Reflections on Juniper Training

Published On 2010/09/20 | By Kurt Bales | Certification

If you follow my @networkjanitor twitter feed than you may know that I spent 3 days last week in training provided by Juniper and the local distributer Avnet.

In the old tradition of “free training for channel partners”, I signed up for “Junos Routing Essentials (JRE)” and “Junos for Security Platforms”. There was an “Introduction to Junos Software” course on the Monday that I sent one of my engineers along to, but I didnt attend personally. I have included below my review of the two courses.

Junos Routing Essentials (JRE)

This course was a one day course aimed at engineers who may or may not already understand the theory behind various routing protocols and processes.

There was a brief overview of how a routing table works and how the forwarding table is produced from this, which felt a little redundant at first, but led into further discussion about the various routing tables used within Junos and their functions. There were a few things I had not picked up working on Juniper kit that was handy here.

Quite a bit of this course was devoted to routing policy and how to import and export using Junos routing policies. This makes sense as once you understand the routing policy structures within Junos you open the doorway to some of the true power of the design inherent in Junos. There are quite a lot of match options available to routing policies that make life much easier (especially if you come from a Cisco background). I am working on a seperate blog post to discuss this topic further, as I feel there is a lot to point out.

The section on (stateless) firewall rules was interesting for me because I am used to working on SRX series routers which use zone based / statefull firewalls. To date the extent of my firewall policies was around rules on the loopback to control access to SSH/Telnet/SNMP etc.

Class of Service section was brief but gave an overview of how to build policies to control different CoS settings. You really would want some kind of previous exposure to QoS/CoS to supplement this module, but that really is the point of these condensed courses.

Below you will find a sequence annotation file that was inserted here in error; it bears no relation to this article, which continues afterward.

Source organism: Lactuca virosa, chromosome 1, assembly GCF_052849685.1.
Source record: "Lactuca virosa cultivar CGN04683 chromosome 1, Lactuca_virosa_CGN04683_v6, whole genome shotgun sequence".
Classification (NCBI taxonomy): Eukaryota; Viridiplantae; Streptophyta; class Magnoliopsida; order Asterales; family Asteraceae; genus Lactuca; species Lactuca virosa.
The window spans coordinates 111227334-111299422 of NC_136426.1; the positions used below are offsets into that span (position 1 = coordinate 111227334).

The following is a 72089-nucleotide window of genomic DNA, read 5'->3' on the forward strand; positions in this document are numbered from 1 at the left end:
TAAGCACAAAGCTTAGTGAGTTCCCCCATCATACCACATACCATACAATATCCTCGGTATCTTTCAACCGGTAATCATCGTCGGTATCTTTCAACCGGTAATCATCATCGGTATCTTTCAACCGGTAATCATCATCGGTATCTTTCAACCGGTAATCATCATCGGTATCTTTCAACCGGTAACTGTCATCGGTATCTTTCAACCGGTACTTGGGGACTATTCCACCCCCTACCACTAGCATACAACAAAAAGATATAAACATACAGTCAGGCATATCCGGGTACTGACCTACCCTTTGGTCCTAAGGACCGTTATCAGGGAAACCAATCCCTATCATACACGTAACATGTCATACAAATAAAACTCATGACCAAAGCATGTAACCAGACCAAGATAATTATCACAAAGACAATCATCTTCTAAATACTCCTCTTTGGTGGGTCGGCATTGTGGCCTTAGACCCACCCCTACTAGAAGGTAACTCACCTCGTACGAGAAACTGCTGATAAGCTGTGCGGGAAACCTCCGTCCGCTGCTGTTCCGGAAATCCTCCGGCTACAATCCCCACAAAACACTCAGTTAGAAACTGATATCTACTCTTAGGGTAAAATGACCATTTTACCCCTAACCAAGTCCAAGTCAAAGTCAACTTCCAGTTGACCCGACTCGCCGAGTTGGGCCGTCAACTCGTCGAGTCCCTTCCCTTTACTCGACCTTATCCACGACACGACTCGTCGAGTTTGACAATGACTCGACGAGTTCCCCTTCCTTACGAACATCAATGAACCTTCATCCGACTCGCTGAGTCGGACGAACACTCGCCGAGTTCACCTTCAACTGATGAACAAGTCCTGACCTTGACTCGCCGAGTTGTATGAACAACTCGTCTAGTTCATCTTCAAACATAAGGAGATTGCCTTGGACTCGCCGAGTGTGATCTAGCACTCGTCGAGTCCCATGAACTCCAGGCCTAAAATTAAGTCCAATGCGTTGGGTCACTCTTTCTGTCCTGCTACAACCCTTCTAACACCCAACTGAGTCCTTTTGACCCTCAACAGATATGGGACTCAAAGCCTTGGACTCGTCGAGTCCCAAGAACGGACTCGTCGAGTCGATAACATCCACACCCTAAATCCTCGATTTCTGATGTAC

Junos For Security Platforms (SEC)

This course was a two day course focusing on the SRX series routers. Most of my Juniper experience has been on SRX240s, so I felt quite comfortable in this class. As always, I taught myself to do exactly what I needed to do to get the job done, so learning the ins and outs of how and why the platform works the way it does was insightful.

The opening module discusses the benefits and features of a converged router/firewall device and the superiority over traditional disparate devices. Mostly a lot of “my product is better”, but there is little dive into how the hardware traffic flows through the SRX platform. The module finishes up discussing the modular design of the Junos OS and further discussion of Flow based processing that is the foundation of the SRX platform (and shows its lineage from ScreenOS products).

The next two sections discussed the advantages of Zone based firewalling and how to build security policies to implement your goal. Discussion of the scheduling feature of policies to enforce time of day or day of week style firewall rules was an interesting design I had never really looked at, but has obvious uses within an enterprise type environment.

Firewall authentication, which is the ability to auth against the firewall to open up a particular set of firewall policies was interesting, and I have seen similar things when I used to use OpenBSD as a firewall, but I felt the uses were fairly restrictive and somewhat limited. If I really wanted something like this, the SRX is perfectly suited to operate as a VPN device and provide even greater functionality to boot.

Given the lineage from ScreenOS, the SRX platform has inherited a series of SCREEN features to filter broadstroke denial of service attempts as well as handling suspicious traffic. We discussed when to use SCREEN versus some of the optional IDP features or using firewall policies.

NAT on the SRX platform is somewhat different from both traditional Junos as well as from ScreenOS. The usual list of features are supported. Static 1:1 NAT, Destination Nat (port forwards etc), and Source Based Nat (both with and without PAT). Two interesting gotchas with the NAT implementation: